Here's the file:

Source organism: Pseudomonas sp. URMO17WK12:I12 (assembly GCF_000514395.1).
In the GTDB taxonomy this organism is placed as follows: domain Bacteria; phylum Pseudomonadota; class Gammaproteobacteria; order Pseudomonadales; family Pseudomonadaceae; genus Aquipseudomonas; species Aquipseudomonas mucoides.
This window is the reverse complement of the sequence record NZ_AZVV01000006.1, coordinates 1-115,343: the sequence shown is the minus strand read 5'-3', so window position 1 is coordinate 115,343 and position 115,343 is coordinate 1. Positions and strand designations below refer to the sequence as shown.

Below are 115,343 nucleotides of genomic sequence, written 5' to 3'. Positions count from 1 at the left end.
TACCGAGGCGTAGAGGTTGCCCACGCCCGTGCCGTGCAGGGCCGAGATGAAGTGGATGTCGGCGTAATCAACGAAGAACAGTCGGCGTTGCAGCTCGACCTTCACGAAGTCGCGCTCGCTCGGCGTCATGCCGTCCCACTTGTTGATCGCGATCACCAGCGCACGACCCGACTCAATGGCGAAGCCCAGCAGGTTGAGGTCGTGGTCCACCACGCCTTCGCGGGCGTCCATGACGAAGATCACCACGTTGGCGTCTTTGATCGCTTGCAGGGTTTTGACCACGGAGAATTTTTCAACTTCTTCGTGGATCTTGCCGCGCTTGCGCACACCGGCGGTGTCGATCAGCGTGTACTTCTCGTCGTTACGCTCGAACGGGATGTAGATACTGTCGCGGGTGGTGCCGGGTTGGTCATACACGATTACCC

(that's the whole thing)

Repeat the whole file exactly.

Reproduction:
Source organism: Pseudomonas sp. URMO17WK12:I12 (assembly GCF_000514395.1).
In the GTDB taxonomy this organism is placed as follows: domain Bacteria; phylum Pseudomonadota; class Gammaproteobacteria; order Pseudomonadales; family Pseudomonadaceae; genus Aquipseudomonas; species Aquipseudomonas mucoides.
This window is the reverse complement of the sequence record NZ_AZVV01000006.1, coordinates 1-115,343: the sequence shown is the minus strand read 5'-3', so window position 1 is coordinate 115,343 and position 115,343 is coordinate 1. Positions and strand designations below refer to the sequence as shown.

Below are 115,343 nucleotides of genomic sequence, written 5' to 3'. Positions count from 1 at the left end.
TACCGAGGCGTAGAGGTTGCCCACGCCCGTGCCGTGCAGGGCCGAGATGAAGTGGATGTCGGCGTAATCAACGAAGAACAGTCGGCGTTGCAGCTCGACCTTCACGAAGTCGCGCTCGCTCGGCGTCATGCCGTCCCACTTGTTGATCGCGATCACCAGCGCACGACCCGACTCAATGGCGAAGCCCAGCAGGTTGAGGTCGTGGTCCACCACGCCTTCGCGGGCGTCCATGACGAAGATCACCACGTTGGCGTCTTTGATCGCTTGCAGGGTTTTGACCACGGAGAATTTTTCAACTTCTTCGTGGATCTTGCCGCGCTTGCGCACACCGGCGGTGTCGATCAGCGTGTACTTCTCGTCGTTACGCTCGAACGGGATGTAGATACTGTCGCGGGTGGTGCCGGGTTGGTCATACACGATTACCC